We want community members to stay abreast of our work and other innovation activity in public education. The Imaginarium and our clients are often times in the news for the innovative work we do. Follow the latest updates here.
It’s a place whose history began when famed showman P.T. Barnum bought hundreds of acres of land in 1878. It’s a place that’s about 79
percent Latino. It’s a place where mud— endearingly — is a symbol for the community.
In the storied neighborhood of Bar-num, Barnum Elementary School, the oldest school in the southwest Denver region of Denver Public Schools, is bringing kids up to be emotionally aware and to learn in their own ways. “Once you’re here, you just want to be here,” said Beth Vinson, principal at Barnum, which was built in 1921 according to its website. “I never feel like I don’t want to come to work.” Sticky, poorly drained soil made mud a symbol of the Barnum neigh-borhood community in its early days, Vinson said. “If you stick with Barnum, Barnum will stick with you,” Vinson said, reciting a neighborhood motto. And the keenly communal school embodies that, an environment where teachers build close bonds, engage in personalized learning and even tackle institutional race issues.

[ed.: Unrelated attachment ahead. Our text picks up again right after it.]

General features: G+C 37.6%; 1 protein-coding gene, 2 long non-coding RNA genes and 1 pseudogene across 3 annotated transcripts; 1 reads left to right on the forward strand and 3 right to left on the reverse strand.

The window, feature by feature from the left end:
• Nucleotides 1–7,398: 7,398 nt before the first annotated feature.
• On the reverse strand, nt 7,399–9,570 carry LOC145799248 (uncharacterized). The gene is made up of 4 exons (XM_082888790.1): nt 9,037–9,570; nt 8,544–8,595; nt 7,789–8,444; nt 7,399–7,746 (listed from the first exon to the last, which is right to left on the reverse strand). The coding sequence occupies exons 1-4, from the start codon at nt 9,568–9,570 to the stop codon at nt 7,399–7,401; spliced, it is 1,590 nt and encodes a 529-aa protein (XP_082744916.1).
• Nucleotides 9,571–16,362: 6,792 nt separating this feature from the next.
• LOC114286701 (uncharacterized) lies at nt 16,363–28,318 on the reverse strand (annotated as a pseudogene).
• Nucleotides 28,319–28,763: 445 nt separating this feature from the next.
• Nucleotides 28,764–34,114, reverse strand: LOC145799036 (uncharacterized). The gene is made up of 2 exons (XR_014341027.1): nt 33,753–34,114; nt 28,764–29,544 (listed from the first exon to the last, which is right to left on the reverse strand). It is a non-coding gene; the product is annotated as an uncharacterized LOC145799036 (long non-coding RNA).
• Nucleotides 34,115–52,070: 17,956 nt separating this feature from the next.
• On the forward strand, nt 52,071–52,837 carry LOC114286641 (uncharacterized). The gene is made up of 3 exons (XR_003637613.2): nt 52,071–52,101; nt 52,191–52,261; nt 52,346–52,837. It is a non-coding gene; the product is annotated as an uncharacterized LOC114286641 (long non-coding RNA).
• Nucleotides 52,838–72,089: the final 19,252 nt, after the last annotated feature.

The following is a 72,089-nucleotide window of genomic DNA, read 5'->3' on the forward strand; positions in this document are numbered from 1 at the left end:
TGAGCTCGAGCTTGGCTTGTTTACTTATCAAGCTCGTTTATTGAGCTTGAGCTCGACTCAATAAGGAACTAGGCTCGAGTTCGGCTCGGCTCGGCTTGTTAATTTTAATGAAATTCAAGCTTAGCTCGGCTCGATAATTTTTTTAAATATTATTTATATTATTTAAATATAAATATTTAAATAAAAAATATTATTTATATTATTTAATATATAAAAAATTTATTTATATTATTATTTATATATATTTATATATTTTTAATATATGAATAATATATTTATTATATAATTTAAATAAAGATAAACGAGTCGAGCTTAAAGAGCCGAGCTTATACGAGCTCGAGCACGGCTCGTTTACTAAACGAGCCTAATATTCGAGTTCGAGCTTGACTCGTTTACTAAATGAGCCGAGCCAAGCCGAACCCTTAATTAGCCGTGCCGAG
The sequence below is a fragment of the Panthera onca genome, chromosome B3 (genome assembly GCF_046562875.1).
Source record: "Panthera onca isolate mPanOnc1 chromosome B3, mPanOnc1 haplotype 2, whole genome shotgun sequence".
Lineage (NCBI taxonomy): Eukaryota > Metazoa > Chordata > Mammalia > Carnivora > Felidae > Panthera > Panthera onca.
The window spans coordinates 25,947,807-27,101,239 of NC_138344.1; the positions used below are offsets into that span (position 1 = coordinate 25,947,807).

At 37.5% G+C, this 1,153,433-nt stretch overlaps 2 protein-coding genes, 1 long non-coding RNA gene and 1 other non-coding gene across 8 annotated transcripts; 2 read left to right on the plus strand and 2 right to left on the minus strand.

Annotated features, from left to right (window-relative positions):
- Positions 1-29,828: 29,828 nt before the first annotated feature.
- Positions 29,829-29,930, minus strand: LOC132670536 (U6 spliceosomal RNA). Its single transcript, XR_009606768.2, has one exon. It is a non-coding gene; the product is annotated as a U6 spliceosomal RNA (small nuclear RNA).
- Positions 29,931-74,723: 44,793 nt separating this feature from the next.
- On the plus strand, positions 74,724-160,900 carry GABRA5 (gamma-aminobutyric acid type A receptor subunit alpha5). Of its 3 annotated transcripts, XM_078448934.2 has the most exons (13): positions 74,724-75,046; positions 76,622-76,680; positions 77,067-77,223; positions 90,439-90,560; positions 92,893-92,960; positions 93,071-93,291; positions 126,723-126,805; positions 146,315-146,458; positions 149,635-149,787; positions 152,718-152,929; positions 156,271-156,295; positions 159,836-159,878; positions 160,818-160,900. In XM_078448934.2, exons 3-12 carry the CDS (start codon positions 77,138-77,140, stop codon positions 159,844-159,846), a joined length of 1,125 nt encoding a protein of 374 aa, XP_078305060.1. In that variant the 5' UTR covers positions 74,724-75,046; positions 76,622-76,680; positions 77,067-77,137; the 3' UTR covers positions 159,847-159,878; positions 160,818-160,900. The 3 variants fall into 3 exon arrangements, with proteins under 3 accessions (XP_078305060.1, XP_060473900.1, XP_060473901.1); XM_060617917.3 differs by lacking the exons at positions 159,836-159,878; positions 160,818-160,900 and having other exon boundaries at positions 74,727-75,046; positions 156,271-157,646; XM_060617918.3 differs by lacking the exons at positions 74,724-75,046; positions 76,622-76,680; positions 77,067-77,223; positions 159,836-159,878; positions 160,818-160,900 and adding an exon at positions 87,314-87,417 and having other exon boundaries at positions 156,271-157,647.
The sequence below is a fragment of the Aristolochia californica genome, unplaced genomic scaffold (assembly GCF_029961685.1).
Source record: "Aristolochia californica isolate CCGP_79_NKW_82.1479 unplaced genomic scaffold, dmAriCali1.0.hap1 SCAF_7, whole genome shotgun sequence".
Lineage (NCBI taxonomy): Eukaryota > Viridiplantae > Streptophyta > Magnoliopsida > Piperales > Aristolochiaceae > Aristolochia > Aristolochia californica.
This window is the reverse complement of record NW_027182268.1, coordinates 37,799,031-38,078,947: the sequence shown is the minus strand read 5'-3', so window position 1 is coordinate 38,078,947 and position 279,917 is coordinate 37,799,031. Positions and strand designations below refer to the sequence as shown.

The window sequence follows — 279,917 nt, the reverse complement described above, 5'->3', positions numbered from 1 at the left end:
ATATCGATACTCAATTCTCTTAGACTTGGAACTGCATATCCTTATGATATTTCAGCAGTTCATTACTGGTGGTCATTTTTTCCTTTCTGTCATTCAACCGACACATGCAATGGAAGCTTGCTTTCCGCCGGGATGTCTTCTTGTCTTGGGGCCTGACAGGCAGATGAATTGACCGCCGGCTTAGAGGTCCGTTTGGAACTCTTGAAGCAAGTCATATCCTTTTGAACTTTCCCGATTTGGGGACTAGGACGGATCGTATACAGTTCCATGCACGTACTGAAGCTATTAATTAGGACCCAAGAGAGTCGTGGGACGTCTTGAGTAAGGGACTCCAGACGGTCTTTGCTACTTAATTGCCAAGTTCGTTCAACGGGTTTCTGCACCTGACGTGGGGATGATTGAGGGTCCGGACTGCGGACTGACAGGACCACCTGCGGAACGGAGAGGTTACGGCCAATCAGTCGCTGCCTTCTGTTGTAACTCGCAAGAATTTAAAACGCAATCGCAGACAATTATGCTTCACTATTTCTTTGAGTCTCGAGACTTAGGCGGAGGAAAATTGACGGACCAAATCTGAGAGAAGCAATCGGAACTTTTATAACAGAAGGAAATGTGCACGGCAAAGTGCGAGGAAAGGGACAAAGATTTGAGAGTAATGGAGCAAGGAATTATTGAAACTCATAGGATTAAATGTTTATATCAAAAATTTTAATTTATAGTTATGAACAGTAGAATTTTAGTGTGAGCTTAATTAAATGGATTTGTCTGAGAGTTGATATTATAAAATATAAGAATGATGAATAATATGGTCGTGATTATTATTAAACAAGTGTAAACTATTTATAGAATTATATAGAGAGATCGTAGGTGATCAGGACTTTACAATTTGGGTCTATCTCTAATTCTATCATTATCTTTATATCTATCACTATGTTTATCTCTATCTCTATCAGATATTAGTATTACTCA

Getting to know students
Teachers are “trying to get to the level of getting to know the students,” said Danielle Quinones, 33, a parapro-fessional and parent of two current and two former Barnum students.“And if you like this, or don’t like this, let’s try it this way.” Quinones said the teachers know the needs of almost every student in their class, “and if they don’t, they ﬁ nd out.” Two school years ago, Barnum be-gan a personalized learning initiative, said Haleh Torbaghan, 31, a teacher who’s in her sixth year at the school.